The March Of Digital Time; The Death Of Photo CD?
"I have lost friends, some by death...others through sheer inability to cross the street."--Virginia Woolf
Robert Waxman Camera in Denver made my first Kodak Photo CD on July 7, 1992. That's a long time ago in digital years, which are a lot like "dog years." Back then Photo CD was a simple, inexpensive way for photographers to digitize images captured on film and along the way I've accumulated a stack of these discs. That's why I was surprised to discover the Mac OS version of Adobe Photoshop CS3 would not read the Kodak Image Pac format used on Photo CD. To be fair, Adobe's instructions tell you to manually install the Photo CD plug-in found on the Install disc but with an important caveat: "Photo CD does not work on Intel-based Macintoshes unless you run Photoshop under Rosetta." Rosetta translates older PowerPC applications to work on Intel-based Macs but running Photoshop CS3 in Emulation mode is like driving a Ferrari with four flat tires. One workaround is opening the Photo CD file with Apple's iPhoto and saving it in a format Photoshop can read. That's what I did with the accompanying image of Mary at Walt Disney World that was on that very first Photo CD and is still one of my favorite pictures of her.
Retouching Software Gets Better
My new favorite Windows portrait retouching software just got better. Anthropics Technology's (www.portraitprofessional.com) Portrait Professional 6 now does its retouching on your computer instead of handing it off to theirs in England. What's more, the entire process seems faster from start to finish even when running on my old sluggish Compaq Presario. Portrait Professional is software that, according to Anthropics, has been "trained in human beauty" and lets you improve your photos just by moving sliders in its clever interface. This Windows-only program can also subtly reshape aspects of the subject's face to make it more attractive, fix skin blemishes, reduce wrinkles, remove shiny skin highlights, adjust lighting, eliminate redeye, and whiten teeth and eyes. The program does all the hard work of portrait retouching and you can prove it to yourself by downloading a free trial version. Portrait Professional 6 costs $59.95, and you can even pay using PayPal. Anthropics tells me a Mac OS version is close to being launched and when it is, I'll put it through its paces and announce it here.
Really Portable Storage
I remember back when 32MB was a common capacity for pen drives; now, Corsair (www.corsair.com) expands its Flash Voyager and Flash Survivor USB 2.0 lines to 32GB capacity. The all-rubber Flash Voyager and aluminum-encased and waterproof Flash Survivor offer added ruggedness and performance not usually found in other storage drives. Corsair 32GB drives provide the capacity to hold more than 16 full-length HD movies, an entire season of G4 TV's "Attack of the Show," or just a heckuva lot of big megapixel image files from your full-sized chip SLR. These high-density drives can also be used as portable back-up devices for critical or sensitive information. Corsair 32GB drives are bootable, which means you can store full versions of operating systems and applications in order to quickly re-create the software environments necessary to troubleshoot system problems. Each drive is bundled with a lanyard, USB extension cable, and pre-loaded security software and driver. The Flash Voyager 32GB costs $229.99, and my fave, the Flash Survivor 32GB, which comes with matching dog tag, is $249.99.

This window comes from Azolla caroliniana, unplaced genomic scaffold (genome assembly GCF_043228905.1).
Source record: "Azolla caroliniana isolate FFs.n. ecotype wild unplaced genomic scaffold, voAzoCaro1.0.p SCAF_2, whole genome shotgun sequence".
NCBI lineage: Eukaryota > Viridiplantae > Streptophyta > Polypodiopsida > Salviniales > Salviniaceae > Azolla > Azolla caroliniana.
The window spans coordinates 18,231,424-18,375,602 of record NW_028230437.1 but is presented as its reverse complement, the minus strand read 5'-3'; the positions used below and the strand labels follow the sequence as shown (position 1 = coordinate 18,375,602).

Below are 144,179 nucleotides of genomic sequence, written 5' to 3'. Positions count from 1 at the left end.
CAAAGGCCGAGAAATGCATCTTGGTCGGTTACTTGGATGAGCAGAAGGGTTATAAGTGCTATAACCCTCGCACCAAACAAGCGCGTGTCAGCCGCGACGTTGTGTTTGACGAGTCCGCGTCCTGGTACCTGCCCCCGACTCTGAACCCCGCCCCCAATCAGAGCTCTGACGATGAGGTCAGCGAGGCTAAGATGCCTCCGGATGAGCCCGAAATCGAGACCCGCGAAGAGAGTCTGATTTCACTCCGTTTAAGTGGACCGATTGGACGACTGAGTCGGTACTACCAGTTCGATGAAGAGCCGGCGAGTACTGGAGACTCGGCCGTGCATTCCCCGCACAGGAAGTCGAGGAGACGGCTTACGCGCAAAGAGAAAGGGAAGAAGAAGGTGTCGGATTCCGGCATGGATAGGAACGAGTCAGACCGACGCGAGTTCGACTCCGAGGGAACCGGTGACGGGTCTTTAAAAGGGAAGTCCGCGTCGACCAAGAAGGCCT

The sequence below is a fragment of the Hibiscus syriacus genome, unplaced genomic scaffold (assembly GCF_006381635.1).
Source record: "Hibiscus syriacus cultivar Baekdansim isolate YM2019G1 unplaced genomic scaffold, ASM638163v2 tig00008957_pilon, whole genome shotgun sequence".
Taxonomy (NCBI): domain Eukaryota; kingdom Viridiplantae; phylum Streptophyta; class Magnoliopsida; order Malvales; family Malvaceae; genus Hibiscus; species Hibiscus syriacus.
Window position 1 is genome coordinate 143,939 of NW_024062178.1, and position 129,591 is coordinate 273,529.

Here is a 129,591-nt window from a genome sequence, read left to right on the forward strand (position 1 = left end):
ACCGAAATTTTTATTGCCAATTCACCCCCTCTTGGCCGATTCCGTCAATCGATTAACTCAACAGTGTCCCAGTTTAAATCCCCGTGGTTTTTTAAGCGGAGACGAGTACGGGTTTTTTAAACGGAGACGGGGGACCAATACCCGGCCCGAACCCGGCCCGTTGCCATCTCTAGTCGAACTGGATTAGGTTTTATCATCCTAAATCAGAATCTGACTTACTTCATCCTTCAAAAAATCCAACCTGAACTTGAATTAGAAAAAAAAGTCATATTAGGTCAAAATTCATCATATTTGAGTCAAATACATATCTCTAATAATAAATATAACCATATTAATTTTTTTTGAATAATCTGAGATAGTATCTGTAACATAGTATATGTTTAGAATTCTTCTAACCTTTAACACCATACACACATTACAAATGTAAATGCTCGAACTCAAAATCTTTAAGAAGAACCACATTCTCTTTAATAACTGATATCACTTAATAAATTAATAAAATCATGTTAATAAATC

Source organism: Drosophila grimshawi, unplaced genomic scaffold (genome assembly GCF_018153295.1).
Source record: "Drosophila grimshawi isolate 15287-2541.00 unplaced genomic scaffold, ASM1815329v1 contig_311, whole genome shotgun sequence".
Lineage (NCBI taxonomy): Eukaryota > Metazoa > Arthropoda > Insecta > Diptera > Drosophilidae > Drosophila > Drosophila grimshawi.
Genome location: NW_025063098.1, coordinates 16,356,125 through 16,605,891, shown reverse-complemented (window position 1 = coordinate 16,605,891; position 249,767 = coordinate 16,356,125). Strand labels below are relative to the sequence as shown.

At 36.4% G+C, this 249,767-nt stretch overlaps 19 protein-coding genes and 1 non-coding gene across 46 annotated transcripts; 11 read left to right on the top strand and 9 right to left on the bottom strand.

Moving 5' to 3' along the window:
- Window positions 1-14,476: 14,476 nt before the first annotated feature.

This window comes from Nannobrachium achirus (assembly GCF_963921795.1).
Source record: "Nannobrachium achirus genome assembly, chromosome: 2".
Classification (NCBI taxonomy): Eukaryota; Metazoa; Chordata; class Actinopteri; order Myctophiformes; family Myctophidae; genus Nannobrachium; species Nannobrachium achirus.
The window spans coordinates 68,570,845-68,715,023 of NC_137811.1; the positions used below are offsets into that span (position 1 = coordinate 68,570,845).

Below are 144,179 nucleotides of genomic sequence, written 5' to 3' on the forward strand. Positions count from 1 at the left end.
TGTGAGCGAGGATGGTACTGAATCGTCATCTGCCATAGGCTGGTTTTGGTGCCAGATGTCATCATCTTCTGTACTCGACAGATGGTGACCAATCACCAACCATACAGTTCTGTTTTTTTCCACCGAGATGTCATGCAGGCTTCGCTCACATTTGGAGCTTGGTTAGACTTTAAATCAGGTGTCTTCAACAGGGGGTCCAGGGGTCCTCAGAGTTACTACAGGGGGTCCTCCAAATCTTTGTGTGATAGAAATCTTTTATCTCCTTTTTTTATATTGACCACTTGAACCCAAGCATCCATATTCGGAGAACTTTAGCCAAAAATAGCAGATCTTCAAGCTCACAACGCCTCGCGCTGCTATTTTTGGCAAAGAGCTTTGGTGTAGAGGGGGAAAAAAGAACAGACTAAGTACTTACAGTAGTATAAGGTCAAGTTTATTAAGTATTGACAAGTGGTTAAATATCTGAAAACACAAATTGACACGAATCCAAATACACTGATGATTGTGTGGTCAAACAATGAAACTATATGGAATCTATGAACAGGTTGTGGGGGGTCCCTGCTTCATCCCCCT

All Memory Cards Are Not The Same
Unlike film, which is an active participant in capturing images, memory cards are passive, but there's more inside than just a lump of silicon, including firmware and a controller. That's why the kind of card you use can make a difference in performance aspects of image capture. Kingston Technology's (www.kingston.com) CompactFlash Elite Pro memory cards help photographers maximize the performance from high-end imaging devices and digital workflow applications by offering transfer rates of 25MB/second (read) and 20MB/second (write). Available in 2-, 4-, 8-, and 16GB capacities, Kingston's CompactFlash Elite Pro card provides plenty of room for capturing and storing high volumes of images in raw, JPEG, TIFF, and other file formats. These cards are also compatible with your camera's Autosleep mode--if it has one--to preserve battery life. Kingston's Elite Pro cards are backed by a lifetime warranty and 24/7 live technical support. Prices range from the bargain basement 2GB card for $62 to the let-me-think-about-it 16GB CompactFlash card that's priced at $308. Being a Goldilocks "just right" kind of shooter, I'm using the 8GB model that costs $154.
- Brandon Stanton’s Humans of New York: The Power of Storytelling In Documentary Photography
- Nikon AF-S Nikkor 105mm f/1.4E ED Lens Review
- Underwater Photographer Jean-Marie Ghislain Captures Diver Playing with Great White Sharks
- Make Your Landscape Photographs “Pop” with This Photoshop Tutorial from Jimmy McIntyre (VIDEO)
- Check Out These Mind-Blowing Cityscapes of the Big Apple Like You’ve Never Seen it Before